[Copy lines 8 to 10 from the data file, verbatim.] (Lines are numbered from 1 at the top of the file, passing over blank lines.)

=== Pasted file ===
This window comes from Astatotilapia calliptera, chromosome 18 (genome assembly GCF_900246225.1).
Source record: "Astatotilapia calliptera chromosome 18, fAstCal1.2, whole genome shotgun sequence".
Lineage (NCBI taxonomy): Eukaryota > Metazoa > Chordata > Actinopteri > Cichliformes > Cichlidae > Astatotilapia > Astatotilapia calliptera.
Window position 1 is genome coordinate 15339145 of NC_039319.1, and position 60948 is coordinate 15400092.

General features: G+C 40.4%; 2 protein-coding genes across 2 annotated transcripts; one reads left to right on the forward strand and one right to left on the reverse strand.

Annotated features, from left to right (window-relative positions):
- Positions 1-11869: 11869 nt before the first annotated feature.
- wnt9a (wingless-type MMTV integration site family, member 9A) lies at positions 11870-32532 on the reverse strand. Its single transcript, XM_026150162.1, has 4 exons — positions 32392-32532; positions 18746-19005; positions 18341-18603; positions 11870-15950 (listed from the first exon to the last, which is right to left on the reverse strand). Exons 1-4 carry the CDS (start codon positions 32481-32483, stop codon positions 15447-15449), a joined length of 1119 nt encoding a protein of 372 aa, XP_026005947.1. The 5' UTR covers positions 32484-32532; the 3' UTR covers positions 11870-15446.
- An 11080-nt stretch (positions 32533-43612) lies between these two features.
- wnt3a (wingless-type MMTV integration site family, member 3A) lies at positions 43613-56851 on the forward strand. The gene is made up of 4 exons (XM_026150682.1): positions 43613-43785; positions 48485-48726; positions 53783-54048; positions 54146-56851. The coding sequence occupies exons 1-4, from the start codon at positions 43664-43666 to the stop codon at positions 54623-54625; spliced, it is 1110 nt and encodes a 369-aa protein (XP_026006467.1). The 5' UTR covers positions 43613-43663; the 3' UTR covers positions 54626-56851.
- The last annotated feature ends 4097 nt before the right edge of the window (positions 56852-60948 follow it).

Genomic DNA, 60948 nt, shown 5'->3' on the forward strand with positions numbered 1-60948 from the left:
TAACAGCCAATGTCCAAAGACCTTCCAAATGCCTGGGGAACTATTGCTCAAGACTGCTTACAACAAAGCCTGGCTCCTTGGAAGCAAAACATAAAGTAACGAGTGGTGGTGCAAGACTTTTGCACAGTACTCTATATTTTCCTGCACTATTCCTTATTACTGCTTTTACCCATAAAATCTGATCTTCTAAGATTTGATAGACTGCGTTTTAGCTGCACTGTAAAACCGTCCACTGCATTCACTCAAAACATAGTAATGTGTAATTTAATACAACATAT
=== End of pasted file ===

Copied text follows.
- wnt9a (wingless-type MMTV integration site family, member 9A) lies at positions 11870-32532 on the reverse strand. Its single transcript, XM_026150162.1, has 4 exons — positions 32392-32532; positions 18746-19005; positions 18341-18603; positions 11870-15950 (listed from the first exon to the last, which is right to left on the reverse strand). Exons 1-4 carry the CDS (start codon positions 32481-32483, stop codon positions 15447-15449), a joined length of 1119 nt encoding a protein of 372 aa, XP_026005947.1. The 5' UTR covers positions 32484-32532; the 3' UTR covers positions 11870-15446.
- An 11080-nt stretch (positions 32533-43612) lies between these two features.
- wnt3a (wingless-type MMTV integration site family, member 3A) lies at positions 43613-56851 on the forward strand. The gene is made up of 4 exons (XM_026150682.1): positions 43613-43785; positions 48485-48726; positions 53783-54048; positions 54146-56851. The coding sequence occupies exons 1-4, from the start codon at positions 43664-43666 to the stop codon at positions 54623-54625; spliced, it is 1110 nt and encodes a 369-aa protein (XP_026006467.1). The 5' UTR covers positions 43613-43663; the 3' UTR covers positions 54626-56851.